Portland police increase walking patrols to combat drug activity downtown

PORTLAND, Ore. (KGW) — Portland police are taking a new approach in response to a rise in drug overdoses and unsheltered homelessness downtown. Teams of about four officers have now started patrolling the area on foot.

Last month, Portland Mayor and Police Commissioner Ted Wheeler ordered the Portland Police Bureau to do this type of patrolling around Southwest 4th and Washington after a slew of overdoses and frequent drug deals there. Now, officers are expanding beyond the downtown core.

“It’s about trying to help people, like we always do, however we can,” said Sgt. Kyle Hefley. He said he sees the importance of meeting the city’s most vulnerable where they are.

“I’ve been seeing this for a couple of days,” a woman named Kylie said of the patrols. She’s been homeless in Portland since she was 14.

For her, seeing the police only means one thing.

“Like we’re all going to get arrested because a lot of people who are living on the streets obviously are dealing with opioid problems, methamphetamine problems, and stuff like that and the police don’t necessarily have that good of a reputation,” she said.

Hefley’s team started Tuesday afternoon’s walking patrol at the epicenter, Southwest 4th and Washington.

“I would say this side of downtown into Old Town is probably the highest concentration of drug use that we get,” he said.

RELATED: A look at Portland’s drug crisis through the eyes of families trying to find their loved ones on the streets

Hefley and his team respond to about 10 overdoses a day, he said.

“If we can stay ahead of and just, try to help people out most of the time … on the OD’s, it’s not people taking something that’s trying to kill them, they’re taking something that they don’t know what it is,” Hefley said.

Fentanyl is the biggest concern for police. They’re trying to catch people using and selling the drug, to the extent that they’re able. But they’re also worried that a new flesh-eating drug called “tranq” — a mix of fentanyl and horse tranquilizer — will soon be making its rounds on Portland’s streets, potentially worsening the drug crisis.

After circling the block, the officers ran into a group of homeless people on the corner of Southwest 5th and Oak.

“Portland is the best place to be homeless,” one woman told Hefley. “Because you guys are so nice.”

As it turns out, that woman was a diversion to a possible drug deal down the street, Hefley said.

“Typically, the groups that are using and selling drugs — they’ll see us, they’ll scatter, or they’ll have one person come up and talk to us as a distraction and they’ll take off and go elsewhere. But we’ll see as we get up here, they usually recongregate within five minutes or so,” he said.

RELATED: Police sweep through vacant downtown Portland building known as fentanyl hotspot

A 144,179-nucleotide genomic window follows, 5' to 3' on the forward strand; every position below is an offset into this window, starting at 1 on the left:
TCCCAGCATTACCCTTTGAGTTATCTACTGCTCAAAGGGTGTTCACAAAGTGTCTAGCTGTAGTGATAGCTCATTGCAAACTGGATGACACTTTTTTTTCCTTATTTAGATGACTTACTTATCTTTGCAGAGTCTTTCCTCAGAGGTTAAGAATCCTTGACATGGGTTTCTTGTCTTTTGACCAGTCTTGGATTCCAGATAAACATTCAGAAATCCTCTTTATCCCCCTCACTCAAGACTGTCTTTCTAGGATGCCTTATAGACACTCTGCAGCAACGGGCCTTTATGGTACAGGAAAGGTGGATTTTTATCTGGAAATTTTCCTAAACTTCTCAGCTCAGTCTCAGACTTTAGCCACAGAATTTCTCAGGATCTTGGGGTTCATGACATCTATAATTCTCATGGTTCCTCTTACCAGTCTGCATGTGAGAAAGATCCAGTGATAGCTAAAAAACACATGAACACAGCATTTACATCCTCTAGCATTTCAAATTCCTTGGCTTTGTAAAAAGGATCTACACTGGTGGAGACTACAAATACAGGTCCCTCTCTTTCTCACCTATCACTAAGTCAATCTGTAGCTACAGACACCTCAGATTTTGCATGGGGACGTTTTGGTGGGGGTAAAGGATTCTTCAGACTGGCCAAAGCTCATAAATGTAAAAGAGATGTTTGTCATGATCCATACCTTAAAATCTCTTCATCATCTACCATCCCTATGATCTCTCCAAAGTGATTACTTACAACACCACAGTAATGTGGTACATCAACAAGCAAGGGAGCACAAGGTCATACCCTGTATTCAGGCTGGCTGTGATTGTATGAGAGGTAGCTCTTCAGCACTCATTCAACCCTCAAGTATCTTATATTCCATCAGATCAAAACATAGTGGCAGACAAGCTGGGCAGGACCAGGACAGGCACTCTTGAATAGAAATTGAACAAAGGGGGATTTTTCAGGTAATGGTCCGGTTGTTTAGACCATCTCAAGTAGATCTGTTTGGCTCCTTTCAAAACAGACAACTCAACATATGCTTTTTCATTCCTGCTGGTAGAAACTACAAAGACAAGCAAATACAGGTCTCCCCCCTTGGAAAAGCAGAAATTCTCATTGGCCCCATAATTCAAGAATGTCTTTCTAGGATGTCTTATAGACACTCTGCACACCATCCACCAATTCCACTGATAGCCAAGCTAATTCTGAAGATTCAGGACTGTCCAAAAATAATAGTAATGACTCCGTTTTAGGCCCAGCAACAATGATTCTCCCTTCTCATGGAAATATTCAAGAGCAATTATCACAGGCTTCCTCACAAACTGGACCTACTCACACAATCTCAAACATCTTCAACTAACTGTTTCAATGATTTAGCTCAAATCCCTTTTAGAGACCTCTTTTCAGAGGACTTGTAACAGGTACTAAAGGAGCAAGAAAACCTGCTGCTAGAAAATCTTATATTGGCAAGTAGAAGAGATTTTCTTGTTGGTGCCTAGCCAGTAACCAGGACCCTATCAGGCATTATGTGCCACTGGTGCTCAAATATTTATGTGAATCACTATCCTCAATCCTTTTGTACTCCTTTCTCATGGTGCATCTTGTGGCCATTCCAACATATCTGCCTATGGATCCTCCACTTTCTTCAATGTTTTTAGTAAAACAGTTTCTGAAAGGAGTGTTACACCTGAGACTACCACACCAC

It had been an unusually quiet start to their shift, but that didn’t last long. As the officers tried to look up the status of a suspicious vehicle with styrofoam plates and weapons inside, a commotion happened just a block away.

A Portland bike officer was writing up a ticket for a driver believed to be smoking fentanyl behind the wheel when the driver tried to escape, ran two red lights and flipped the car after crashing into two other vehicles. The car came to a rest upside-down near the intersection of Southwest 4th and Washington.

“This is pretty frequent, this is all the time,” said Portland Bike Squad officer Whitney Anderson. “Not a crash of this level — obviously this is pretty horrible — but as far as stopping people for fentanyl use … between the four bike officers, let’s see, it’s not even 2 o’clock (and) we’ve probably written 40 citations today for open-air drug use.”

Anderson said that, per Measure 110, they give out citations for people smoking fentanyl alongside a card that includes a number for seeking drug treatment. Rarely does anyone ever pick up the phone to make that call, she said.

“Generally, people are like, ‘Thanks but no thanks.’ Quite a few times people throw the citation away right in front of us … we issue them and it seems like they don’t go anywhere, so it feels a bit helpless sometimes,” Anderson said.

Hefley’s team moved on. They recognized an 18-year-old known for dealing drugs downtown and stopped him after he handed his bag off to a man in a wheelchair and kept walking.

“The reason we’re stopping you is people are selling drugs down here, people are dying, a lot of people around your age,” Hefley said to the young man.

The police couldn’t open the young man’s bag without his permission, which took about 30 minutes to get. Inside was a .22 caliber handgun with 10 rounds and a bag of marijuana. The 18-year-old said he carries the gun for protection after getting stabbed three times last week.

“Being out here and being present, and having the ability to talk to people and do like we did today and take a gun off the street is beneficial to everybody downtown,” said Lt. Lacey Sparling.

Hefley’s team considers it their ongoing mission to save lives one step at a time.

“They’re used to seeing us driving by in cars and busy going from call to call to call, but (it helps) when we can walk up and have a conversation with somebody and let them know, ‘Hey, we’re out here trying to help people,'” Hefley said.

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